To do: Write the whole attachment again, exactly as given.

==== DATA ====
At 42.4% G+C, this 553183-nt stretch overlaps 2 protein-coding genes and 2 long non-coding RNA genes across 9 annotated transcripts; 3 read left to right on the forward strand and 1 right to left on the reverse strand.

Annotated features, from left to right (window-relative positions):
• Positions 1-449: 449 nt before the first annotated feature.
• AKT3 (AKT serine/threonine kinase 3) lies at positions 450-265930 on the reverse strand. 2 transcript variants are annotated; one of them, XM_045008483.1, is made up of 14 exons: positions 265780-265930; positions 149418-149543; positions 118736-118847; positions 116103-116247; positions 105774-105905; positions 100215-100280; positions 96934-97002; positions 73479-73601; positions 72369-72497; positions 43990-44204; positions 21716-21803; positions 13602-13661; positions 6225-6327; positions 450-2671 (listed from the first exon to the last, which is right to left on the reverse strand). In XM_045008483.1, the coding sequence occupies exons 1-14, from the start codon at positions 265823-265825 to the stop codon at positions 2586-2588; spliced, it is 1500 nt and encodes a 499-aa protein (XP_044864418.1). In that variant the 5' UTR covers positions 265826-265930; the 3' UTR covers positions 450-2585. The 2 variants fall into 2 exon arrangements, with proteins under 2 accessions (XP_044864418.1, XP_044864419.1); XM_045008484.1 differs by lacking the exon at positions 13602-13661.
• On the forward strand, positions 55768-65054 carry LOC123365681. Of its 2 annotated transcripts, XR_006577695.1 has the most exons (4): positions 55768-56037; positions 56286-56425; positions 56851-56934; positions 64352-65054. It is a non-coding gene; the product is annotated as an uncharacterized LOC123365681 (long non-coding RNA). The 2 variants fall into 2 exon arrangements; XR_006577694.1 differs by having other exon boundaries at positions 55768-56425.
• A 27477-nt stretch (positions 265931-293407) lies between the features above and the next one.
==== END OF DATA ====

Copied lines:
At 42.4% G+C, this 553183-nt stretch overlaps 2 protein-coding genes and 2 long non-coding RNA genes across 9 annotated transcripts; 3 read left to right on the forward strand and 1 right to left on the reverse strand.

Annotated features, from left to right (window-relative positions):
• Positions 1-449: 449 nt before the first annotated feature.
• AKT3 (AKT serine/threonine kinase 3) lies at positions 450-265930 on the reverse strand. 2 transcript variants are annotated; one of them, XM_045008483.1, is made up of 14 exons: positions 265780-265930; positions 149418-149543; positions 118736-118847; positions 116103-116247; positions 105774-105905; positions 100215-100280; positions 96934-97002; positions 73479-73601; positions 72369-72497; positions 43990-44204; positions 21716-21803; positions 13602-13661; positions 6225-6327; positions 450-2671 (listed from the first exon to the last, which is right to left on the reverse strand). In XM_045008483.1, the coding sequence occupies exons 1-14, from the start codon at positions 265823-265825 to the stop codon at positions 2586-2588; spliced, it is 1500 nt and encodes a 499-aa protein (XP_044864418.1). In that variant the 5' UTR covers positions 265826-265930; the 3' UTR covers positions 450-2585. The 2 variants fall into 2 exon arrangements, with proteins under 2 accessions (XP_044864418.1, XP_044864419.1); XM_045008484.1 differs by lacking the exon at positions 13602-13661.
• On the forward strand, positions 55768-65054 carry LOC123365681. Of its 2 annotated transcripts, XR_006577695.1 has the most exons (4): positions 55768-56037; positions 56286-56425; positions 56851-56934; positions 64352-65054. It is a non-coding gene; the product is annotated as an uncharacterized LOC123365681 (long non-coding RNA). The 2 variants fall into 2 exon arrangements; XR_006577694.1 differs by having other exon boundaries at positions 55768-56425.
• A 27477-nt stretch (positions 265931-293407) lies between the features above and the next one.